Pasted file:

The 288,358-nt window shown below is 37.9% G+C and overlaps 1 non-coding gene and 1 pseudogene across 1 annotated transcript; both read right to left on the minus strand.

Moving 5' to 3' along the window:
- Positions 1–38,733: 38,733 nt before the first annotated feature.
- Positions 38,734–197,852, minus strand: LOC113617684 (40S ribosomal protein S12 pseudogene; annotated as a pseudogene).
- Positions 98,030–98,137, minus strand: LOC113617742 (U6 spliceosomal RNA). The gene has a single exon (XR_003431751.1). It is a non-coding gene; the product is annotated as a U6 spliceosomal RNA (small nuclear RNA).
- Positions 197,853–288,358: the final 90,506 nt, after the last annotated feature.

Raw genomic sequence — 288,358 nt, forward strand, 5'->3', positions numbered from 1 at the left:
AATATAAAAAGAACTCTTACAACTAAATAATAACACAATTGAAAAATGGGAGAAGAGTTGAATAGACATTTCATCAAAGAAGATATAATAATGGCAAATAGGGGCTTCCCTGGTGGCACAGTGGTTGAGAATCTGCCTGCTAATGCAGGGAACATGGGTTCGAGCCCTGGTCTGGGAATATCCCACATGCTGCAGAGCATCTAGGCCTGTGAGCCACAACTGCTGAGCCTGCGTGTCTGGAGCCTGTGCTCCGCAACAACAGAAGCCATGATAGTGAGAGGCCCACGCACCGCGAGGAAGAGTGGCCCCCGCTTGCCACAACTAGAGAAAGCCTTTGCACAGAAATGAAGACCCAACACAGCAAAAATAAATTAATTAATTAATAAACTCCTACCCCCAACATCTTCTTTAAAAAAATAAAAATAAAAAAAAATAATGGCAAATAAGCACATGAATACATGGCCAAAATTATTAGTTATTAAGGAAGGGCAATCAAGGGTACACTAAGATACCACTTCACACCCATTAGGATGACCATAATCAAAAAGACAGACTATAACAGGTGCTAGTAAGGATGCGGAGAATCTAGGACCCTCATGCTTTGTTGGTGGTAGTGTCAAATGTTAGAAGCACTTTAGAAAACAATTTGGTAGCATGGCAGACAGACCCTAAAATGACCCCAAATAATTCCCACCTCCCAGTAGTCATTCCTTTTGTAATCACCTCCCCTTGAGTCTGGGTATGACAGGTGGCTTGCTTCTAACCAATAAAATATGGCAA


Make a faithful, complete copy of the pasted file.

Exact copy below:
The 288,358-nt window shown below is 37.9% G+C and overlaps 1 non-coding gene and 1 pseudogene across 1 annotated transcript; both read right to left on the minus strand.

Moving 5' to 3' along the window:
- Positions 1–38,733: 38,733 nt before the first annotated feature.
- Positions 38,734–197,852, minus strand: LOC113617684 (40S ribosomal protein S12 pseudogene; annotated as a pseudogene).
- Positions 98,030–98,137, minus strand: LOC113617742 (U6 spliceosomal RNA). The gene has a single exon (XR_003431751.1). It is a non-coding gene; the product is annotated as a U6 spliceosomal RNA (small nuclear RNA).
- Positions 197,853–288,358: the final 90,506 nt, after the last annotated feature.

Raw genomic sequence — 288,358 nt, forward strand, 5'->3', positions numbered from 1 at the left:
AATATAAAAAGAACTCTTACAACTAAATAATAACACAATTGAAAAATGGGAGAAGAGTTGAATAGACATTTCATCAAAGAAGATATAATAATGGCAAATAGGGGCTTCCCTGGTGGCACAGTGGTTGAGAATCTGCCTGCTAATGCAGGGAACATGGGTTCGAGCCCTGGTCTGGGAATATCCCACATGCTGCAGAGCATCTAGGCCTGTGAGCCACAACTGCTGAGCCTGCGTGTCTGGAGCCTGTGCTCCGCAACAACAGAAGCCATGATAGTGAGAGGCCCACGCACCGCGAGGAAGAGTGGCCCCCGCTTGCCACAACTAGAGAAAGCCTTTGCACAGAAATGAAGACCCAACACAGCAAAAATAAATTAATTAATTAATAAACTCCTACCCCCAACATCTTCTTTAAAAAAATAAAAATAAAAAAAAATAATGGCAAATAAGCACATGAATACATGGCCAAAATTATTAGTTATTAAGGAAGGGCAATCAAGGGTACACTAAGATACCACTTCACACCCATTAGGATGACCATAATCAAAAAGACAGACTATAACAGGTGCTAGTAAGGATGCGGAGAATCTAGGACCCTCATGCTTTGTTGGTGGTAGTGTCAAATGTTAGAAGCACTTTAGAAAACAATTTGGTAGCATGGCAGACAGACCCTAAAATGACCCCAAATAATTCCCACCTCCCAGTAGTCATTCCTTTTGTAATCACCTCCCCTTGAGTCTGGGTATGACAGGTGGCTTGCTTCTAACCAATAAAATATGGCAA